Possible $100 Million Grant Doesn't Settle UConn Hospital's Future
ARIELLE LEVIN BECKER
December 22, 2009
Two days after U.S. Sen. Christopher Dodd succeeded in getting a $100 million grant for a university hospital into the Senate health reform bill, it remained unclear how a potential new pool of federal funding would affect the long-standing debate over the future of the UConn Health Center.
But one thing was clear: If the grant goes through, UConn will be going after the money.
"We very much appreciate Senator Dodd's willingness to offer up this proposal and we can't thank him enough for all his hard work on behalf of the state and the University of Connecticut," UConn President Michael Hogan said in a written statement. "We are currently looking at the language in the bill and are hopeful that this will become law so that we can apply for the grant. Without question, UConn has a compelling case to make for awarding this funding to our institution."
University leaders have been developing a new strategy to address the future of the health center, which they have said requires a new hospital. The provision Dodd added to the federal legislation would allocate $100 million to build or renovate a university hospital.
The U.S. Department of Health and Human Services would decide where the money goes, but it appears that besides UConn's John Dempsey Hospital, only 11 or so other hospitals in the nation would qualify for the funding.
UConn leaders say the 224-bed Dempsey Hospital is small and outdated, making it difficult to recruit and retain top faculty and holding back the medical school from achieving top-tier status. Dempsey has struggled financially in recent years, requiring money from the state to cover deficits.
The university's two most recent plans for Dempsey, which both included calls for a new hospital on the health center's Farmington campus, have failed to win legislative support.
Gov. M. Jodi Rell has taken the position that a new hospital would create jobs and help the medical school, but that any plan must be affordable and able to pass the legislature. She opposed a plan this year to use state money for a new $475 million hospital to replace Dempsey, saying it was too expensive.
The federal funding could help pay for a new or renovated hospital, but it wouldn't cover the whole thing. Under the terms outlined in the Senate health bill, the federal money can account for no more than 40 percent of the facility's cost, meaning that if the state were to receive $100 million, it would need to find at least $150 million more for the project.
But money hasn't been the only hurdle for the health center.
The hospital market in the region is intensely competitive, and recent attempts to build a new hospital in Farmington have drawn opposition from other hospitals.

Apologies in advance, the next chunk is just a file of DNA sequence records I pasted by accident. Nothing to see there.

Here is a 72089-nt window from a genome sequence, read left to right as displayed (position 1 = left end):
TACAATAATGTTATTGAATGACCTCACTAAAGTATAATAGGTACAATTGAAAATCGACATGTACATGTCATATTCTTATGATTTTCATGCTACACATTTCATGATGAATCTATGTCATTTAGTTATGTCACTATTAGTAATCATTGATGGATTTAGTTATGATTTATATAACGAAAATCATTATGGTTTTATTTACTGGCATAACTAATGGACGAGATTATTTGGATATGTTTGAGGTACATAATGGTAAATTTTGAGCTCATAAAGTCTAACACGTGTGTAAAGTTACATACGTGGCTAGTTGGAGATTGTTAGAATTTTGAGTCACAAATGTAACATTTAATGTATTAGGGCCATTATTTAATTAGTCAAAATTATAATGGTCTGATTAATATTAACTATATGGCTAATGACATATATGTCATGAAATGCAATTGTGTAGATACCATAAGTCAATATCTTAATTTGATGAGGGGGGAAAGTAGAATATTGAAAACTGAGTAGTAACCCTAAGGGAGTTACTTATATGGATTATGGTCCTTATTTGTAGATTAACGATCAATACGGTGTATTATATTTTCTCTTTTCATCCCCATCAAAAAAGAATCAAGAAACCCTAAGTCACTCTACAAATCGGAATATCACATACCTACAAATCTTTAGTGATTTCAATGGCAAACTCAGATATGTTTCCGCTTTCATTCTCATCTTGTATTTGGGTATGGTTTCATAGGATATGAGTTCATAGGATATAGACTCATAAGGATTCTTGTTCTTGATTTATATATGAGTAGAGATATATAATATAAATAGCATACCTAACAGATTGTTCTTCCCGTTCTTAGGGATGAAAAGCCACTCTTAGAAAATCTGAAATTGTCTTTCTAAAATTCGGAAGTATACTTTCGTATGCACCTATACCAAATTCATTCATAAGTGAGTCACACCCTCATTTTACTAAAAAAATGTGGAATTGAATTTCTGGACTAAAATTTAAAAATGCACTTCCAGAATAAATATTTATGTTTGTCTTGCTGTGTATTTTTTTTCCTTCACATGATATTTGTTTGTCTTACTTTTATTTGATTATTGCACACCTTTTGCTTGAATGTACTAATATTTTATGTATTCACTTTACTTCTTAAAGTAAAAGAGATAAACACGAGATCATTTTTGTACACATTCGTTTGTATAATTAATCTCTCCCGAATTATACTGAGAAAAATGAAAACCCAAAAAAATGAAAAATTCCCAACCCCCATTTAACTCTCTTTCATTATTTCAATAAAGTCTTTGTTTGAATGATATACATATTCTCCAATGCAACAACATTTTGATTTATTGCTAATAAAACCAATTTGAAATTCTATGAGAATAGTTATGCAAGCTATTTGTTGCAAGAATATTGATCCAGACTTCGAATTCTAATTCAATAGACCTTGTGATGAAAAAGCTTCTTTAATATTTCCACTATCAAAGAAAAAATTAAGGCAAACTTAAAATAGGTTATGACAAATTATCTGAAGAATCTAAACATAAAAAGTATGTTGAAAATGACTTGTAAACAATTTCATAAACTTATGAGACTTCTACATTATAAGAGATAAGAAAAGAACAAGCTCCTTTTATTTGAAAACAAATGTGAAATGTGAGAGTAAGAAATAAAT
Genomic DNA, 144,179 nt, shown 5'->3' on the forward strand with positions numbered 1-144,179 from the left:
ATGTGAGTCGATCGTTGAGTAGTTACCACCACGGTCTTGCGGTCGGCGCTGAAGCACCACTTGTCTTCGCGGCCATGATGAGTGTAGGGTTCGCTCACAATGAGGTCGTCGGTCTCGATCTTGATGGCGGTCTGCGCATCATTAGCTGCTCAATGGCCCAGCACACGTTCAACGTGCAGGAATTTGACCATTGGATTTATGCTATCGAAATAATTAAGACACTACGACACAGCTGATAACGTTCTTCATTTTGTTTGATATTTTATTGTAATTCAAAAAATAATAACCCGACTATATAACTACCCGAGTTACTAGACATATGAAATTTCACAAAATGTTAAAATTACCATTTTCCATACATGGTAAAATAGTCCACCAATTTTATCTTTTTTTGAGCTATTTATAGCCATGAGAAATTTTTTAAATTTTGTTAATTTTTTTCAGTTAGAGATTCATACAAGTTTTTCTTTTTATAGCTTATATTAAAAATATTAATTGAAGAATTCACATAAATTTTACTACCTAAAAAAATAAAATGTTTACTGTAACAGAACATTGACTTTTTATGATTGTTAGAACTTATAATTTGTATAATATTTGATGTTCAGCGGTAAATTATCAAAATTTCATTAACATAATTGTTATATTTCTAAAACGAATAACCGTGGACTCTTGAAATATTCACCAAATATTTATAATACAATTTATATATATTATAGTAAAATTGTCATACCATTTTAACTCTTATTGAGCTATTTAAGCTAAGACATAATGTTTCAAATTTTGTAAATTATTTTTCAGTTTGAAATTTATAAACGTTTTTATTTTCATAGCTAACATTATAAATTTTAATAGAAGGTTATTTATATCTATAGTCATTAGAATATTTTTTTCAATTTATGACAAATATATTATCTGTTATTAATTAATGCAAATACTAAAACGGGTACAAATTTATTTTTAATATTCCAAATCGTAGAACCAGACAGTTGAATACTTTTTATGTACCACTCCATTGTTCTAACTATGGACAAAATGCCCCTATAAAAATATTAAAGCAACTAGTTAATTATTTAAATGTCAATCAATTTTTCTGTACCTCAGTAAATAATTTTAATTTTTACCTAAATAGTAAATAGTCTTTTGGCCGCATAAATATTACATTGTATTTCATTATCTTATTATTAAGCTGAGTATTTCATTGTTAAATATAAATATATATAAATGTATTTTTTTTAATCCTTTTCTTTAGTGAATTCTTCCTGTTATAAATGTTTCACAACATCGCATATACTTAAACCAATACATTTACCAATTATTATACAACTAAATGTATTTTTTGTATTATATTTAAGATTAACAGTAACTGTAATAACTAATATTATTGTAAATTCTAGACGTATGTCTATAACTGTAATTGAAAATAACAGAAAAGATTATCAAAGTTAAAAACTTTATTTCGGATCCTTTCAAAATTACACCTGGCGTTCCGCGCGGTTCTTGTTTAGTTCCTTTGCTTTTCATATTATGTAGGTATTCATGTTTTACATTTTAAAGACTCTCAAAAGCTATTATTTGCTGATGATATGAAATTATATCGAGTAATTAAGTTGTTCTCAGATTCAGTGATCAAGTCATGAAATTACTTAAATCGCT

In 2007, when UConn officials proposed building a $495 million, 352-bed hospital to replace Dempsey, leaders of other area hospitals rallied to defeat the proposal in the legislature. The hospitals feared that a new hospital in the wealthy Farmington Valley would draw away privately insured patients.
Earlier this year, UConn presented a new proposal to lawmakers, using a different approach: a merger with Hartford Hospital. The proposal still called for a new hospital to replace Dempsey, in this case, a $475 million hospital, to be built with state money. The plan also would have required the state to pay roughly $13 million a year in labor costs.
UConn leaders pushed hard for the proposal, but it drew opposition from the health center's unions, Bristol Hospital and St. Francis Hospital and Medical Center in Hartford. Rell came out against it, too, saying the plan was too costly.
Last month, UConn leaders scrapped the plan after determining that it could not win enough support to be viable.
Since then, UConn leaders have been developing a new plan for the hospital and hope to have something ready to present to lawmakers during next year's legislative session.
It's possible that federal health reform could shake up the hospital market by increasing the number of people with health insurance, creating a larger potential patient base and a greater need for more hospital beds. Experts have long raised concerns about the capacity of the health care system to absorb the new patients who would likely seek care if more were insured.
A 2008 report by a consultant concluded that the state would not need additional hospital beds in the near future.
Under the provision Dodd added to the health bill, the federal money would be available through the end of September 2011, and could be used for construction, renovation or debt service on a health care facility.
The bill outlines strict parameters for what a health facility needs to qualify for funding: It must be affiliated with an academic health center at a public research university that includes the state's only academic medical and dental schools. The facility must also be "essential for the continued financial viability" of the medical and dental schools and academic health center and be "critical for the provision of greater access to health care" in the state.
The state must have established a way to provide the money necessary to finish the project.
At least 12 states, including Connecticut, fit the requirements of having just one public medical school and one public dental school. Those states include New Jersey, Maryland, Colorado and Minnesota.
Reprinted with permission of the Hartford Courant.
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